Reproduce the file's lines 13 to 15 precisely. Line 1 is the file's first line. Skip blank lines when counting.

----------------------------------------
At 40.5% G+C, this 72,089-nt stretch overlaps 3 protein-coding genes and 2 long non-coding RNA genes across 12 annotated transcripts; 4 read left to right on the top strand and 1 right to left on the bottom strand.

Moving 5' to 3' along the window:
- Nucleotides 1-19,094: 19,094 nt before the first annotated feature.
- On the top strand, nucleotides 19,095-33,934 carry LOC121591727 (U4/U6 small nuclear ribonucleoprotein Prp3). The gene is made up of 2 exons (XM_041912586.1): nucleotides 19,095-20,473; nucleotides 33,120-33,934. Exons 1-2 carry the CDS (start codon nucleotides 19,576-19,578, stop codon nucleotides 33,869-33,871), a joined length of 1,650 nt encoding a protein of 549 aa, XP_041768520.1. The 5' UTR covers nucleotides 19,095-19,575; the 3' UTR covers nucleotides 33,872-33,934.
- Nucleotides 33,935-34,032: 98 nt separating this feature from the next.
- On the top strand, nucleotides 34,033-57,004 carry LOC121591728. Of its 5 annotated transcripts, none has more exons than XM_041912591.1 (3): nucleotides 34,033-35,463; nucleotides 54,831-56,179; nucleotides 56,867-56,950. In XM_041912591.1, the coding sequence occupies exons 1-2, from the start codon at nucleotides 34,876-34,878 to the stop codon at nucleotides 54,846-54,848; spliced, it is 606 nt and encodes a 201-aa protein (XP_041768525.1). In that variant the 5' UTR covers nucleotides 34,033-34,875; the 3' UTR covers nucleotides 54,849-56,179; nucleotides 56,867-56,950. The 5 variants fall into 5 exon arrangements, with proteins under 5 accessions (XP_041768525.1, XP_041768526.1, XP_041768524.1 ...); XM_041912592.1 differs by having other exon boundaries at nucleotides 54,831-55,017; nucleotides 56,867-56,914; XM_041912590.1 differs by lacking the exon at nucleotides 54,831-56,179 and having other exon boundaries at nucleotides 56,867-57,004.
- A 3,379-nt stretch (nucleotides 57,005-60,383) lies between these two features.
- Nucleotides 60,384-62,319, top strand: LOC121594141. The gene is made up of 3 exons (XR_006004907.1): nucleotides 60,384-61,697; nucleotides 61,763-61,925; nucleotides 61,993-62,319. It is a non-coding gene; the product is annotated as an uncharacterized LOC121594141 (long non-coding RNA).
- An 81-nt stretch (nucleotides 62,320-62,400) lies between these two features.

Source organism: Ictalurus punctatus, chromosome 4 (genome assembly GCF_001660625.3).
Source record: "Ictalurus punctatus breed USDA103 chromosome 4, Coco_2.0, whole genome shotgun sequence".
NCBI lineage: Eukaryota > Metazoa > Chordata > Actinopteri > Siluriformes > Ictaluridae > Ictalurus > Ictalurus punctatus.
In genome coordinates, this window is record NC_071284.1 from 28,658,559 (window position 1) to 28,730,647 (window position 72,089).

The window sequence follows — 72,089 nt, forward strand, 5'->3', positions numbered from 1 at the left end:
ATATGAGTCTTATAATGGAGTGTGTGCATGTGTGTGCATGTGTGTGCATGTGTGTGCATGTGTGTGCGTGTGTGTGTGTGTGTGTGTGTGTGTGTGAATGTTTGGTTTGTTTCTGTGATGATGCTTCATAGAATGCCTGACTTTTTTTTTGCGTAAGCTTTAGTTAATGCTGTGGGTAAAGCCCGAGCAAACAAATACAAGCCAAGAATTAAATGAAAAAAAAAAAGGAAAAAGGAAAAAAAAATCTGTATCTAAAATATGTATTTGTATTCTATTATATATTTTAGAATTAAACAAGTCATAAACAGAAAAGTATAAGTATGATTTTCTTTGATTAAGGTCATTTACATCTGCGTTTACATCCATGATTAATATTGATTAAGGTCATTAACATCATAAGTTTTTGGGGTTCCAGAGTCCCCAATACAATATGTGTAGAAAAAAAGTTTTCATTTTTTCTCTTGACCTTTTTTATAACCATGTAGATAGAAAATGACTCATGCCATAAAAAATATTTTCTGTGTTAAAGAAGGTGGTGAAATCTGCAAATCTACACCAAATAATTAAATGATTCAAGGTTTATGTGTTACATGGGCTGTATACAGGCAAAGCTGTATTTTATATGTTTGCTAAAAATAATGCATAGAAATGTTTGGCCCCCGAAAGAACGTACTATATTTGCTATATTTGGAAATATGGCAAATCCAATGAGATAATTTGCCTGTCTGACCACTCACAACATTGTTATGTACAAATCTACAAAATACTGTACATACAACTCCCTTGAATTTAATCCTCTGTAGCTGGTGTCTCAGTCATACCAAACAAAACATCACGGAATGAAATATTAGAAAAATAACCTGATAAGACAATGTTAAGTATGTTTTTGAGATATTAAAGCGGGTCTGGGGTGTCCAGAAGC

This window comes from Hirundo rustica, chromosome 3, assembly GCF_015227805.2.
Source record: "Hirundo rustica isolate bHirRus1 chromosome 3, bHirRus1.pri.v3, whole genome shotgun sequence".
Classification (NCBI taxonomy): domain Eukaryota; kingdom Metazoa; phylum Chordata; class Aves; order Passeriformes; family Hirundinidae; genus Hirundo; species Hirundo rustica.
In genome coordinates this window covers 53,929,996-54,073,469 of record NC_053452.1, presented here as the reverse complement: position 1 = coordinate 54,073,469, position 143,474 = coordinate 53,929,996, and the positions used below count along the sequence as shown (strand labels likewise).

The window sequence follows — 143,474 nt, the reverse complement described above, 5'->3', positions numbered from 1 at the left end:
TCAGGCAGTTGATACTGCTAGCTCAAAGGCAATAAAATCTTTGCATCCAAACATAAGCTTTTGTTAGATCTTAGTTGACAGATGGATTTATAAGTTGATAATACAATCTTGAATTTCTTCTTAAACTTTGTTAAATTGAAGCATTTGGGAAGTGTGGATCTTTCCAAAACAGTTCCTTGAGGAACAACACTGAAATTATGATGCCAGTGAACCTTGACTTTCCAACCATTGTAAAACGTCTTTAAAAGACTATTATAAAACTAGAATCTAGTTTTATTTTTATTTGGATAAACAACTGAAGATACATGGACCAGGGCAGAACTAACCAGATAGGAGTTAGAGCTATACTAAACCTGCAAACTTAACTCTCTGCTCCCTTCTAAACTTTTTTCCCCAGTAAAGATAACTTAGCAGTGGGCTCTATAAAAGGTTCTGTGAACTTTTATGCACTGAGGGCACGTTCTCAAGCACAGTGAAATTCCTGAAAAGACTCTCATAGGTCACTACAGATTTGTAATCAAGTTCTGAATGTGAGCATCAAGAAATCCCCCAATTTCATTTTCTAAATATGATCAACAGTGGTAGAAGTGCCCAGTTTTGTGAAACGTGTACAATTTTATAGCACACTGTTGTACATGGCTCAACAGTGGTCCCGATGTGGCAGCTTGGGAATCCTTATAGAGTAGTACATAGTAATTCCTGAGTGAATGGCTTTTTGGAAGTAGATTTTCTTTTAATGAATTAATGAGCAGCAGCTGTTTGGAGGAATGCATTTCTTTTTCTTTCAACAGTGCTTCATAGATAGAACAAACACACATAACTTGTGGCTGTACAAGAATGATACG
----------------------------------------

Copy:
In genome coordinates, this window is record NC_071284.1 from 28,658,559 (window position 1) to 28,730,647 (window position 72,089).

The window sequence follows — 72,089 nt, forward strand, 5'->3', positions numbered from 1 at the left end:
ATATGAGTCTTATAATGGAGTGTGTGCATGTGTGTGCATGTGTGTGCATGTGTGTGCATGTGTGTGCGTGTGTGTGTGTGTGTGTGTGTGTGTGTGAATGTTTGGTTTGTTTCTGTGATGATGCTTCATAGAATGCCTGACTTTTTTTTTGCGTAAGCTTTAGTTAATGCTGTGGGTAAAGCCCGAGCAAACAAATACAAGCCAAGAATTAAATGAAAAAAAAAAAGGAAAAAGGAAAAAAAAATCTGTATCTAAAATATGTATTTGTATTCTATTATATATTTTAGAATTAAACAAGTCATAAACAGAAAAGTATAAGTATGATTTTCTTTGATTAAGGTCATTTACATCTGCGTTTACATCCATGATTAATATTGATTAAGGTCATTAACATCATAAGTTTTTGGGGTTCCAGAGTCCCCAATACAATATGTGTAGAAAAAAAGTTTTCATTTTTTCTCTTGACCTTTTTTATAACCATGTAGATAGAAAATGACTCATGCCATAAAAAATATTTTCTGTGTTAAAGAAGGTGGTGAAATCTGCAAATCTACACCAAATAATTAAATGATTCAAGGTTTATGTGTTACATGGGCTGTATACAGGCAAAGCTGTATTTTATATGTTTGCTAAAAATAATGCATAGAAATGTTTGGCCCCCGAAAGAACGTACTATATTTGCTATATTTGGAAATATGGCAAATCCAATGAGATAATTTGCCTGTCTGACCACTCACAACATTGTTATGTACAAATCTACAAAATACTGTACATACAACTCCCTTGAATTTAATCCTCTGTAGCTGGTGTCTCAGTCATACCAAACAAAACATCACGGAATGAAATATTAGAAAAATAACCTGATAAGACAATGTTAAGTATGTTTTTGAGATATTAAAGCGGGTCTGGGGTGTCCAGAAGC